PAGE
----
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 Post subject: R.B. Seven Deadly Sins triple bill
PostPosted: Mon Apr 30, 2007 8:03 am 

Joined: Wed Jun 06, 2001 11:01 pm
Posts: 1742
Location: London UK
The Royal Ballet doesn’t seem to be having much luck with new ballets this year, after the crashingly boring Children of Adam, the new version of Kurt Weill’s Seven Deadly Sins that premiered last week hasn’t appealed much to the critics any more than it appealed to me. ... 10621.html

Will Tuckett has a lot of choreographic talent and I’ve admired his work in the past, but this was a work as deadly as the title. I really don’t understand why the RB didn’t simply revive the MacMillan version, which at least recognized that the piece is a political satire.

The story is basically about a bourgeois family using their daughter, Anna, as a meal ticket, encountering less than desirable examples of humanity on her path to financial security. MacMillan managed to blend humour and pathos in his treatment of a notoriously difficult score but Tuckett presents us with nothing more than a tale of sexual exploitation and he had lost me by the time Anna encountered her first sin of sloth in which a pimp appeared to be less than pleased by Anna’s passivity with a client. Don’t think that strikes me as particularly slothful actually, but all the sins experienced were about carnal couplings, so that when they got to lust, there was nothing new to show.

The two Annas were Martha Wainwright singing (almost completely inaudably) and Zenaida Yanovsky in black bra and suspender belt, dancing. Ms Yanovsky was required to open her legs wide apart everytime she was lifted and whenever she was on the bed. As she was lifted a great deal and also spent a lot of time on the bed it meant seeing more of the lady’s crotch than most people would be comfortable with. A small male corps performed some typically chorus boy type moves from musical comedy but there wasn’t much imagination to be seen throughout the work. Definitely a miss.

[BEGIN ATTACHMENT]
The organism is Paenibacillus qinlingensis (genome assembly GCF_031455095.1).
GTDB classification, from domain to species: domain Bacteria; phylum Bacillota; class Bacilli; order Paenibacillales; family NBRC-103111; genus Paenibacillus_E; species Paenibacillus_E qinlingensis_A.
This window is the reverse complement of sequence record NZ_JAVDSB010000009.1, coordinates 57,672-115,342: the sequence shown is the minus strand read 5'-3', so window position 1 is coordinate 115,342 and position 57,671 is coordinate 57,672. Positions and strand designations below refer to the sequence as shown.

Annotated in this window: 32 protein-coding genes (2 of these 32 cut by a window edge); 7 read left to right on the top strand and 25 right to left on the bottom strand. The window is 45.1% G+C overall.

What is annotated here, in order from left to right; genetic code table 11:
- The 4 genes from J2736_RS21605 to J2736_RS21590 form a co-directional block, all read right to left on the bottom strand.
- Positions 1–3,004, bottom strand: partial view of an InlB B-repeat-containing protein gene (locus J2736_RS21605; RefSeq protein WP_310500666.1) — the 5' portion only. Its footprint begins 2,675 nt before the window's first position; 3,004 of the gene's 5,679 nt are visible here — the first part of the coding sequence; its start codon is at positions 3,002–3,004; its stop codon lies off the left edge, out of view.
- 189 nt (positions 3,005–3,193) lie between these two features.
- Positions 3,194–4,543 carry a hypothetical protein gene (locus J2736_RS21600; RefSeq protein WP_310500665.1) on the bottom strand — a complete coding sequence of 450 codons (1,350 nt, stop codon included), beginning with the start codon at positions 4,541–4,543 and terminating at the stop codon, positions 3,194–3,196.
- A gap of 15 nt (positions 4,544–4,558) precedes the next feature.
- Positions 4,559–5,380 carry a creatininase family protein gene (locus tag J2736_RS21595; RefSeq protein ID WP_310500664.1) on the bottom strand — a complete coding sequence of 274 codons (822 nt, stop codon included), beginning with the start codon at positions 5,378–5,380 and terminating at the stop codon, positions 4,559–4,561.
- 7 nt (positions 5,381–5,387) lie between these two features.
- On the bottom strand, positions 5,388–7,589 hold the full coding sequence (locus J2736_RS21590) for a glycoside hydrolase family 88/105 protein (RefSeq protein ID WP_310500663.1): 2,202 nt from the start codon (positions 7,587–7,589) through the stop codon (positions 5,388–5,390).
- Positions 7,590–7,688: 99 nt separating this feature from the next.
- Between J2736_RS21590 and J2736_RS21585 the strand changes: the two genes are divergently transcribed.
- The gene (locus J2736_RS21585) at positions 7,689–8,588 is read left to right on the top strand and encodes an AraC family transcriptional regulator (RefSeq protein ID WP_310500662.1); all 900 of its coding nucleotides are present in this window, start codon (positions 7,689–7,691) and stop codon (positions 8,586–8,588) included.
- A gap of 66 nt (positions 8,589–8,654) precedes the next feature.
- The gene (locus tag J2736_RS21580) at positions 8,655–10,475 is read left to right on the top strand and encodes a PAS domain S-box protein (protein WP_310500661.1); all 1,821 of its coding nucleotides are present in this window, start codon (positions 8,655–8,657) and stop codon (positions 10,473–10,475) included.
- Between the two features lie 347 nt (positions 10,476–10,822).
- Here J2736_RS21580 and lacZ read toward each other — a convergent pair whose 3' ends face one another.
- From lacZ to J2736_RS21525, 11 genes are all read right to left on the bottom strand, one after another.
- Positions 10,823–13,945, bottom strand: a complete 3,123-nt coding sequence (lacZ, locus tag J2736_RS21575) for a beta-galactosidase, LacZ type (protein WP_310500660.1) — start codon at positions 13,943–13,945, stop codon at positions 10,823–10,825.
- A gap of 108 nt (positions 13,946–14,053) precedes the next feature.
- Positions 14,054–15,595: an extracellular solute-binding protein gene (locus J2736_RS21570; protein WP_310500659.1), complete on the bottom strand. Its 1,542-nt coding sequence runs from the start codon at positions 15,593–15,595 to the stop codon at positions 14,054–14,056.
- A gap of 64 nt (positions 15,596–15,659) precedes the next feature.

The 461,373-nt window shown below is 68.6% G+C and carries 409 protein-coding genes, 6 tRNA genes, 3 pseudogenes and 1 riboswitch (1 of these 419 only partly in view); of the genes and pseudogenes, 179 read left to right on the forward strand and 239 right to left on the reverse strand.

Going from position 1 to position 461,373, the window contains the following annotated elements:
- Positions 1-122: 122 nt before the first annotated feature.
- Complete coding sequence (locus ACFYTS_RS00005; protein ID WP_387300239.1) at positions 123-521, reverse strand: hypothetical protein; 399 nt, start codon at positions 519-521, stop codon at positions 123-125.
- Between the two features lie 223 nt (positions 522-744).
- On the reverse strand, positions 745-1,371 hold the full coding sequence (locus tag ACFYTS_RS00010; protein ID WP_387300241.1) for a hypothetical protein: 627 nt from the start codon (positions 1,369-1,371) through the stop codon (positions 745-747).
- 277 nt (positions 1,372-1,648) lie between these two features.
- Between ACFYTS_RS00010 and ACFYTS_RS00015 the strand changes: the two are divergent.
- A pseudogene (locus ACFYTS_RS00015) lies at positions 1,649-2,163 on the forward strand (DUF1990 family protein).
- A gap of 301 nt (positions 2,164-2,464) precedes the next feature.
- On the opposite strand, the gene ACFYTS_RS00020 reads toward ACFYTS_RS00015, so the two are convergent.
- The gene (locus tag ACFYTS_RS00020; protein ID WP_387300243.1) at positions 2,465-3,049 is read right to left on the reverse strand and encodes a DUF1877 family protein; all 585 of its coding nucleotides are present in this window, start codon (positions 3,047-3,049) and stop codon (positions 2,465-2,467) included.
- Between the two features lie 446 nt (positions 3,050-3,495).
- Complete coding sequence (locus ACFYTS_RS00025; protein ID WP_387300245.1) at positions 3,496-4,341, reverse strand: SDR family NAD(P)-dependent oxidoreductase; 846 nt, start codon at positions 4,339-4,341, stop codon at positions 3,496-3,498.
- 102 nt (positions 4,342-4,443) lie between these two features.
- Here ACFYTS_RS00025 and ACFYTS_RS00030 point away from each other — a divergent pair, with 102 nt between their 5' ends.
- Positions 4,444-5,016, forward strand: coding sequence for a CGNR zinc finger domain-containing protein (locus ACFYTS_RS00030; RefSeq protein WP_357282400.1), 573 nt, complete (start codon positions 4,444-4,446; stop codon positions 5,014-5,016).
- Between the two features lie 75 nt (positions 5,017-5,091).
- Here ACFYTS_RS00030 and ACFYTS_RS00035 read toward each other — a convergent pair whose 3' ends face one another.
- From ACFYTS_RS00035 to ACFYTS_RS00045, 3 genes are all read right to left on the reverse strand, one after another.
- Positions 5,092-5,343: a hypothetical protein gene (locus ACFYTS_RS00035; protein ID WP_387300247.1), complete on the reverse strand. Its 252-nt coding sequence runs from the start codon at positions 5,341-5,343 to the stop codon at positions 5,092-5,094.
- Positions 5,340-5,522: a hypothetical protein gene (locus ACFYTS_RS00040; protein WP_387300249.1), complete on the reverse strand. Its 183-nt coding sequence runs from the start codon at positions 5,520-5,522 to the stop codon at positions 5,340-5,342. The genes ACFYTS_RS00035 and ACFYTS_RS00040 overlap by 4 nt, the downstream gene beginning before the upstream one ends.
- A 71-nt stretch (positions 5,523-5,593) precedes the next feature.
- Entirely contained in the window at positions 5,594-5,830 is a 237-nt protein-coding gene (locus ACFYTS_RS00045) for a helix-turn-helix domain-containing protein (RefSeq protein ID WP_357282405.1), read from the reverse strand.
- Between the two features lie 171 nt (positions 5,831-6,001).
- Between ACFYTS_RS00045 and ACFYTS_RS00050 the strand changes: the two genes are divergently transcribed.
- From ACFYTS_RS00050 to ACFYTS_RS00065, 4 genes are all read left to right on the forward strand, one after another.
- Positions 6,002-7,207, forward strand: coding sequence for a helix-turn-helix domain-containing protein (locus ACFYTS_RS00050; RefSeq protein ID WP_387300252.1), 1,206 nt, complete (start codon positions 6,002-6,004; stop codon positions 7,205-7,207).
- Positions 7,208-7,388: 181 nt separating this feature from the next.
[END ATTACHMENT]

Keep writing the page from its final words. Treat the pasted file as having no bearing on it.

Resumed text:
The hit of the evening was Pierrot Lunaire with Ivan Putrov, Deirdre Chapman and Carlos Acosta even better in their roles than last year. Perhaps Putrov still remains a little too much the classical dancer in this role, but he portrays this lonely underdog so well its unfair to quibble that it would suit a modern dancer better.

La Fin du Jour suffered from dreadful orchestral playing that all but killed this sensitive little work dead. Few of the dancers understood the inherent langour of the piece about the gilded youth living sybaritic lives in the brief interval between two world wars. The costumes of the two leading girls had been altered to rather garish shades and both their partners had difficulty in thowing and catching them horizontally: I don’t remember the original cast having problems with that. Perhaps if the music could just come together the dancing would improve.

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PostPosted: Wed May 09, 2007 7:46 am 

Joined: Wed Nov 03, 2004 12:01 am
Posts: 140
Location: London
Triple Bill
Royal Ballet
Royal Opera House, London
Saturday 28 April 2007